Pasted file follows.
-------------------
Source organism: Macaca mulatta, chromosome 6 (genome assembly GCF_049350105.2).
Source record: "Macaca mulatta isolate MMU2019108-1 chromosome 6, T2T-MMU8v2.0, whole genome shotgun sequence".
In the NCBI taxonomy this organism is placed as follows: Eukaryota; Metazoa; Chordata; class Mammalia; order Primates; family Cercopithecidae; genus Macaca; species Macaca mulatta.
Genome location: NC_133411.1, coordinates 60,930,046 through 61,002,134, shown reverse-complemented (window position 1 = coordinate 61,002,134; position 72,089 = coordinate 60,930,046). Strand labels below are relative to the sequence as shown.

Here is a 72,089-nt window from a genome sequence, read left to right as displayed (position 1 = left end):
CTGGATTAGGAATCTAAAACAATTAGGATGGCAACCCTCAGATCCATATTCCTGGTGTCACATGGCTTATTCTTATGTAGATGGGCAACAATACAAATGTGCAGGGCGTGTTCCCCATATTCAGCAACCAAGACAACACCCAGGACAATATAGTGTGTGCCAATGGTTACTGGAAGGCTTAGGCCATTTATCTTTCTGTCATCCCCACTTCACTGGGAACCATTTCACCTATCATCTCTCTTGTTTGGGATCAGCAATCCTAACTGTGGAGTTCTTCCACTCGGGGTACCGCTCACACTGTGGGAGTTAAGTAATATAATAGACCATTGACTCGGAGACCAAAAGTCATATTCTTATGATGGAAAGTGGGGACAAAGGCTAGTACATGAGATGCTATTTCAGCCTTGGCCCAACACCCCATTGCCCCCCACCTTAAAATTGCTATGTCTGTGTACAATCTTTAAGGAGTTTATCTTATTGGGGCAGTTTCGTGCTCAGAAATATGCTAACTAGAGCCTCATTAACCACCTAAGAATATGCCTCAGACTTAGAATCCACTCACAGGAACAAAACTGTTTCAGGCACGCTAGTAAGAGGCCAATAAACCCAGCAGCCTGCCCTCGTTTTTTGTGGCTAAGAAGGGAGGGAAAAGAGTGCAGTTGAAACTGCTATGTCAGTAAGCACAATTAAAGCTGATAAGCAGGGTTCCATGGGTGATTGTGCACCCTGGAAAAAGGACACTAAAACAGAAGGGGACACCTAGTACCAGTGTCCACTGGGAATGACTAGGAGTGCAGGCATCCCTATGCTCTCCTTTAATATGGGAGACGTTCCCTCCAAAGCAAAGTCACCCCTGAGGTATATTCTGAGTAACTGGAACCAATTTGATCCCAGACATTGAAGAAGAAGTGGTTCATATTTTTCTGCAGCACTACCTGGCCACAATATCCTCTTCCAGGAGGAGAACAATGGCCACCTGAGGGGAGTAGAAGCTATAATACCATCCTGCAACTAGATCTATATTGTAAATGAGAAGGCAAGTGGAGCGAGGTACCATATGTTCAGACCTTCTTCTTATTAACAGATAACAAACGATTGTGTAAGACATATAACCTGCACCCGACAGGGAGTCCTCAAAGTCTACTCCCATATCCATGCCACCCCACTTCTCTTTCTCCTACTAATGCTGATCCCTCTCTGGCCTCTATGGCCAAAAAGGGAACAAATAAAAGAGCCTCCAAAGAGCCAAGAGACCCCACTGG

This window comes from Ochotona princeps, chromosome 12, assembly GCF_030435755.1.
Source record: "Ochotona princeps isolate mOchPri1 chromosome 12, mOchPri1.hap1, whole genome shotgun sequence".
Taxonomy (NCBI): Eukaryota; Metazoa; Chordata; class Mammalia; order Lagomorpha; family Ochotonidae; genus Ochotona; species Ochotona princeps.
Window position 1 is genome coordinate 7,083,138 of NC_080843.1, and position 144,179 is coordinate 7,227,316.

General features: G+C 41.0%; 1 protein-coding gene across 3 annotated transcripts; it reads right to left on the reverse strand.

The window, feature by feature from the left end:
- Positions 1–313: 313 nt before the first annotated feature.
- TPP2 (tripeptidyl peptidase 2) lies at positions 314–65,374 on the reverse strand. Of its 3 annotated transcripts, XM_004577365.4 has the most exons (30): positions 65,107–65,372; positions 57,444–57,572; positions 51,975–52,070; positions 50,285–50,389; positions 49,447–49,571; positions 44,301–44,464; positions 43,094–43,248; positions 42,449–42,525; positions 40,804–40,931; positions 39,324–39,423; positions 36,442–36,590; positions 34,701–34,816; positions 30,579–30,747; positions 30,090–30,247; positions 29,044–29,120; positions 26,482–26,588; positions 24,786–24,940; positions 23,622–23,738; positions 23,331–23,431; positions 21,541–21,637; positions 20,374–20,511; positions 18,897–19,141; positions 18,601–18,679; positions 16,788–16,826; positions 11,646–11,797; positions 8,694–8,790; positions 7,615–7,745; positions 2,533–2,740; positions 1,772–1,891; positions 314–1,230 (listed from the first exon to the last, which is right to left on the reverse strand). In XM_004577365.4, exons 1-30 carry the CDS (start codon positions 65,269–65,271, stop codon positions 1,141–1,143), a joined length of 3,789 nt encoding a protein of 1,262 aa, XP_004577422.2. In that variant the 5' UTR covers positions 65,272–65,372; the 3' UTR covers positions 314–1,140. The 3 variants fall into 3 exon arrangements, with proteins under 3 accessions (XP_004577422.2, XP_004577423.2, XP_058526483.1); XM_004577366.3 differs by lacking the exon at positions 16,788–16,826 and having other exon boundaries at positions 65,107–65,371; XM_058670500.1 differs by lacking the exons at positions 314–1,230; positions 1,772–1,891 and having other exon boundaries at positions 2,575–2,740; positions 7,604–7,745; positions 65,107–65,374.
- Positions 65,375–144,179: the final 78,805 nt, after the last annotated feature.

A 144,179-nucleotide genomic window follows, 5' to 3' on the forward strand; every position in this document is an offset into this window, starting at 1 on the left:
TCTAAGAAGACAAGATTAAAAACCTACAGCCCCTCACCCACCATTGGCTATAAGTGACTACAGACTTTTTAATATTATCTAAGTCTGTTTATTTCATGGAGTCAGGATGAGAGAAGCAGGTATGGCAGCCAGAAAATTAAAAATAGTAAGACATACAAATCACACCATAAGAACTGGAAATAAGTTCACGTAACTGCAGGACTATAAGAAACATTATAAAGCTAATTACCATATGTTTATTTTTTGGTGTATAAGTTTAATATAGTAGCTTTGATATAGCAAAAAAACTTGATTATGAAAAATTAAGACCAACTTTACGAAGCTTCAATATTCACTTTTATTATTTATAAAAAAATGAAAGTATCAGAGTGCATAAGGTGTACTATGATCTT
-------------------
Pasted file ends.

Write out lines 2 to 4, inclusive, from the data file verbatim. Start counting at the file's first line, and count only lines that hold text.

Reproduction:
Source record: "Macaca mulatta isolate MMU2019108-1 chromosome 6, T2T-MMU8v2.0, whole genome shotgun sequence".
In the NCBI taxonomy this organism is placed as follows: Eukaryota; Metazoa; Chordata; class Mammalia; order Primates; family Cercopithecidae; genus Macaca; species Macaca mulatta.
Genome location: NC_133411.1, coordinates 60,930,046 through 61,002,134, shown reverse-complemented (window position 1 = coordinate 61,002,134; position 72,089 = coordinate 60,930,046). Strand labels below are relative to the sequence as shown.